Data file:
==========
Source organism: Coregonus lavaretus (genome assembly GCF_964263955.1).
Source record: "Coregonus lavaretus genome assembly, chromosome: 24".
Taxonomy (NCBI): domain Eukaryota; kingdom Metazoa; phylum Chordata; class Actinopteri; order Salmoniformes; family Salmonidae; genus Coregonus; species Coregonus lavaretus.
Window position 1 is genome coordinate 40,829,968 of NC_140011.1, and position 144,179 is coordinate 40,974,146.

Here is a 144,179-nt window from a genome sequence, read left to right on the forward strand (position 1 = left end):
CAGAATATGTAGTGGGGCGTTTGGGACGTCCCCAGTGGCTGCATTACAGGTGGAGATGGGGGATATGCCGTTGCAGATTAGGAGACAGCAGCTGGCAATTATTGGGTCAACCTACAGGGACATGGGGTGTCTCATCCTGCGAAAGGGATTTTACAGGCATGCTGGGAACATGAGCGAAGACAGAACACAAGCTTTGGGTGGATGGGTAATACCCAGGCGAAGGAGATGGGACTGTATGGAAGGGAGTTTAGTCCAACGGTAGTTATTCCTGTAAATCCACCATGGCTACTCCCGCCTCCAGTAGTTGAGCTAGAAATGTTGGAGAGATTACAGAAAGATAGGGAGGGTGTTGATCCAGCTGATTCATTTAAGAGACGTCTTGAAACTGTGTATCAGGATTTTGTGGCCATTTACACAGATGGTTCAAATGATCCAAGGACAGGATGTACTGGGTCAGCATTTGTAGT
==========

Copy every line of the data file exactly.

Source organism: Coregonus lavaretus (genome assembly GCF_964263955.1).
Source record: "Coregonus lavaretus genome assembly, chromosome: 24".
Taxonomy (NCBI): domain Eukaryota; kingdom Metazoa; phylum Chordata; class Actinopteri; order Salmoniformes; family Salmonidae; genus Coregonus; species Coregonus lavaretus.
Window position 1 is genome coordinate 40,829,968 of NC_140011.1, and position 144,179 is coordinate 40,974,146.

Here is a 144,179-nt window from a genome sequence, read left to right on the forward strand (position 1 = left end):
CAGAATATGTAGTGGGGCGTTTGGGACGTCCCCAGTGGCTGCATTACAGGTGGAGATGGGGGATATGCCGTTGCAGATTAGGAGACAGCAGCTGGCAATTATTGGGTCAACCTACAGGGACATGGGGTGTCTCATCCTGCGAAAGGGATTTTACAGGCATGCTGGGAACATGAGCGAAGACAGAACACAAGCTTTGGGTGGATGGGTAATACCCAGGCGAAGGAGATGGGACTGTATGGAAGGGAGTTTAGTCCAACGGTAGTTATTCCTGTAAATCCACCATGGCTACTCCCGCCTCCAGTAGTTGAGCTAGAAATGTTGGAGAGATTACAGAAAGATAGGGAGGGTGTTGATCCAGCTGATTCATTTAAGAGACGTCTTGAAACTGTGTATCAGGATTTTGTGGCCATTTACACAGATGGTTCAAATGATCCAAGGACAGGATGTACTGGGTCAGCATTTGTAGT